Over the summer, two of my friends and I decided to take an afternoon class where we would learn to make rolled ice cream. At first, my friends wondered what rolled ice cream was, and if we would be able to make it independently, since one of my friends is blind with no usable vision and I have low vision. Even though there was a bit of a learning curve, this ended up being a great way to spend an afternoon, and all of us were able to successfully create our own flavor combinations of rolled ice cream. Here are tips that I came up with for making rolled ice cream with visual impairment after participating in the activity myself and getting feedback from my other friend.
Have someone go through the instructions verbally
When we first got to the class, the host verbally went through instructions about how to make rolled ice cream, while making an ice cream roll of their own. I ended up documenting the steps as they talked so that I could review the notes after they finished, in this case writing the notes down on my phone. I also was able to write down how much time it took for certain steps so I could figure out if I was moving too quickly or too slowly.
Become familiar with the layout of things
When I first started making the rolled ice cream, I made a note of where different tools were located. For example, the two spatulas I needed were on my right side, and the cooling pan was directly in front of me, with most items in the center. I also knew that my friend was directly next to me making their own ice cream so I could ask them for help if needed, or at the very least avoid bumping into them as I made the ice cream.
Pick toppings with high contrast
Since the cooling pan was solid gray, I wanted to use colorful toppings that would easily pop against the background so I could tell where my toppings were. I also wanted the toppings to pop against the base of the ice cream and provide lots of contrast. Since I had access to lots of delicious toppings, I chose colorful Cap’n Crunch cereal and mini strawberry Kit-Kat bars, which was an extremely delicious combination.
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Use sound as a guide
Another benefit to using these toppings is that I was able to listen and hear how much I was crushing the toppings as I smashed them into a fine powder. I used sound as a guide for the majority of my ice cream rolling experience, because it was an easy way for me to tell how frozen my ice cream was as I progressed through the different stages. I listened for the scrapes of my spatula against hardened ice cream, the crunch of the toppings, and the sounds of my spatula pushing the ice cream base together- all very distinctive sounds.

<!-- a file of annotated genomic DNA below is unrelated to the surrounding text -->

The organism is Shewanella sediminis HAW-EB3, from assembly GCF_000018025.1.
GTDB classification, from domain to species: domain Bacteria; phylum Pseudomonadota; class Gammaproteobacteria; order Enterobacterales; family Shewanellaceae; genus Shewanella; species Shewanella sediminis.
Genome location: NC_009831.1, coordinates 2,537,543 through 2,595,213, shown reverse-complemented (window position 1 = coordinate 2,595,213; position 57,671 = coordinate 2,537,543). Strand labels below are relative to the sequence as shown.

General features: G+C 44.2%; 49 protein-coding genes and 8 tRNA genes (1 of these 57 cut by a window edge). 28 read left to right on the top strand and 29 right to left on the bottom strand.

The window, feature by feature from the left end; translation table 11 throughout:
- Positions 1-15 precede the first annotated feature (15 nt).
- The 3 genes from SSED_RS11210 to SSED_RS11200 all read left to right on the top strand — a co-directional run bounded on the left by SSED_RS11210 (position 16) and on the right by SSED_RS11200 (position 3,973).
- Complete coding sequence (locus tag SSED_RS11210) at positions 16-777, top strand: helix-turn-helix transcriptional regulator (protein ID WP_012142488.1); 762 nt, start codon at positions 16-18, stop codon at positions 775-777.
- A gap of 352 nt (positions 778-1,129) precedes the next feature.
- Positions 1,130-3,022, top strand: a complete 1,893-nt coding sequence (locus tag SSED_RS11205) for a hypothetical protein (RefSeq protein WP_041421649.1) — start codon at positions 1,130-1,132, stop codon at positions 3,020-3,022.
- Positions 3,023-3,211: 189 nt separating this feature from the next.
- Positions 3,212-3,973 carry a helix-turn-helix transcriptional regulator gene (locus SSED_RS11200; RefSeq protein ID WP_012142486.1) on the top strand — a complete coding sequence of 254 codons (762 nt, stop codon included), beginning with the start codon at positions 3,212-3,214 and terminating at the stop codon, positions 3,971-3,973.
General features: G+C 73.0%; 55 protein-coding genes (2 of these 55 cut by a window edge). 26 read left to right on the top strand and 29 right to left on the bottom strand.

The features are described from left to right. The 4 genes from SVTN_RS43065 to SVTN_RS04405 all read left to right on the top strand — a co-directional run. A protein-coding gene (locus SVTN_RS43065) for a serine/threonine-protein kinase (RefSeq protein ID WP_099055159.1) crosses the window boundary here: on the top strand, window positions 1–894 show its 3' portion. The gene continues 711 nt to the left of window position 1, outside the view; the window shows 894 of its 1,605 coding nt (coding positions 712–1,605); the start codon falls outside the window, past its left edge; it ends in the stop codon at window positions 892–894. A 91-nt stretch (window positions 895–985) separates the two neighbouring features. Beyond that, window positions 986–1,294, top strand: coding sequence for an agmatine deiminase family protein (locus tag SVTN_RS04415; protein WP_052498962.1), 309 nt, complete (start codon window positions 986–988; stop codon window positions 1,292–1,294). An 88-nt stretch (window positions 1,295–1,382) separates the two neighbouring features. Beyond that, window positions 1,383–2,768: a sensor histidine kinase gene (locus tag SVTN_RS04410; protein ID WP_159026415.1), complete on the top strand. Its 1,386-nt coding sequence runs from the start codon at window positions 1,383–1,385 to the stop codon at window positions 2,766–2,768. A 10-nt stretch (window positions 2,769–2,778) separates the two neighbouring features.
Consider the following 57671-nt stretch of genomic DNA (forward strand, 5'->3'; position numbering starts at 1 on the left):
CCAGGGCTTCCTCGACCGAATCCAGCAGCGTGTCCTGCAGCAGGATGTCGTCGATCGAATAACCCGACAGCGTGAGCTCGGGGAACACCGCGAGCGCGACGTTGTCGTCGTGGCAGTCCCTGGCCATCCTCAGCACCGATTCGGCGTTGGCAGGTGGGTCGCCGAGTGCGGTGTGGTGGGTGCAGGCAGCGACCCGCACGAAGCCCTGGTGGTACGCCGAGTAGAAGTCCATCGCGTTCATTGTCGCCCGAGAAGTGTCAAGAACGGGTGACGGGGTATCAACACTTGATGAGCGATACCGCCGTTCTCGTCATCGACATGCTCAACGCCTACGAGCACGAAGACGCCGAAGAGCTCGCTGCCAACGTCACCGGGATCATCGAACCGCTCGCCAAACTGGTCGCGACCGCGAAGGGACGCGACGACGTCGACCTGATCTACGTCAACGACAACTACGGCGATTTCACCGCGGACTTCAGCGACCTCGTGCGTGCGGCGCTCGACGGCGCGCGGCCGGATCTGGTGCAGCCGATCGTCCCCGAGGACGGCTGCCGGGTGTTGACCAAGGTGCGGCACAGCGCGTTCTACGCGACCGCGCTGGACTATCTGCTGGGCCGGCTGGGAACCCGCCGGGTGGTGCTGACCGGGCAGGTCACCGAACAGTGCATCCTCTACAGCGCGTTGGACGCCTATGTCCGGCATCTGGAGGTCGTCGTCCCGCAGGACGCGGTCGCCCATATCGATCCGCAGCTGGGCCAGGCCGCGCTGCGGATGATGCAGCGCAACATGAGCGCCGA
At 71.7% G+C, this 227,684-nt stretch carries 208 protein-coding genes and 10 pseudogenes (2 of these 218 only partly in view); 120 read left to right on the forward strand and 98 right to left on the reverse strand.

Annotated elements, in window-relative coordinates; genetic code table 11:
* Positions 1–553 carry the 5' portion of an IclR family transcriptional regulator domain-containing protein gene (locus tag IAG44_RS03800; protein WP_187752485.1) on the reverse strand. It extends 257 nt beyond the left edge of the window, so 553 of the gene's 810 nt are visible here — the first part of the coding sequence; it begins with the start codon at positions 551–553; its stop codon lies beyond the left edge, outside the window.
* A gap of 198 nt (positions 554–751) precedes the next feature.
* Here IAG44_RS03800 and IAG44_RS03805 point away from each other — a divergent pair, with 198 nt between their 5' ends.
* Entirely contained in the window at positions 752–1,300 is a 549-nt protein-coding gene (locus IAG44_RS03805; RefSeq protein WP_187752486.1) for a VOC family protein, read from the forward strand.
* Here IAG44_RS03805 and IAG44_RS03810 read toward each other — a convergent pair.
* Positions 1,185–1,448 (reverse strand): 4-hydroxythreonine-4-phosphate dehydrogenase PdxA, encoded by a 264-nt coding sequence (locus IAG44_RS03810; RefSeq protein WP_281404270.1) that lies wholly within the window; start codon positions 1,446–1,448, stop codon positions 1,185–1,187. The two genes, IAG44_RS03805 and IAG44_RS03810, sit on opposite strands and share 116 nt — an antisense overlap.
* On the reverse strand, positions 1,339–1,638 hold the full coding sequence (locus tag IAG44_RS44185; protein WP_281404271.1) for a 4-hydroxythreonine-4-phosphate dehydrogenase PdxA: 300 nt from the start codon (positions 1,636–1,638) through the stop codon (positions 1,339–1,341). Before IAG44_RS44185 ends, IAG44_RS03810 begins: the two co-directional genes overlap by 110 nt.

Tips for pouring the base
When pouring the rolled ice cream base from a squirt bottle, I aimed for the center of the cooling pan where my toppings were located. Before I did this, I pushed down on my spatula just to make sure I knew where the toppings were, and it surprisingly went where it was supposed to go. Since the ice cream base was a creamy white, it was easy to see my toppings through the base.
Moving the ingredients around
In order to get the ice cream to harden, I had to move around the base and toppings with my spatula, spreading them flat as I went. My friend with no usable vision used a sighted guide to help with this part, but once they became oriented with how large the ice cream would need to be when flat (which depends on the pan), they got the hang of it fairly quickly.
Rolling the finished product
I was really worried about rolling the finished product, because I thought I wouldn’t be able to cut through the ice cream. By holding the spatula at a very high angle and pushing down the ice cream, I was able to cut the strips easily and roll them into shapes. Again, I heavily relied on sound feedback to tell me if ice cream was forming rolls, but once I rolled it, I got the hang of it pretty quickly.
A note on eating rolled ice cream
While this didn’t happen recently, the first time that I ate rolled ice cream, I had no idea that it’s supposed to be eaten with a spoon. Instead, I decided to pick it up and eat it with my hands, which was fairly difficult and messy. My friend decided not to correct me because they thought it was super funny, and I think I’m now the reason my local rolled ice cream place makes a big deal out of handing customers spoons so they know that’s how it should be eaten.
Moral of the story- don’t make the same mistake as I did, eat rolled ice cream with a spoon.
Making rolled ice cream was a super fun way to spend an afternoon, and I’m glad that I was able to learn how to make rolled ice cream with visual impairment. If you have the opportunity to take a class on how to make rolled ice cream, I highly recommend trying it out- it’s a lot of fun!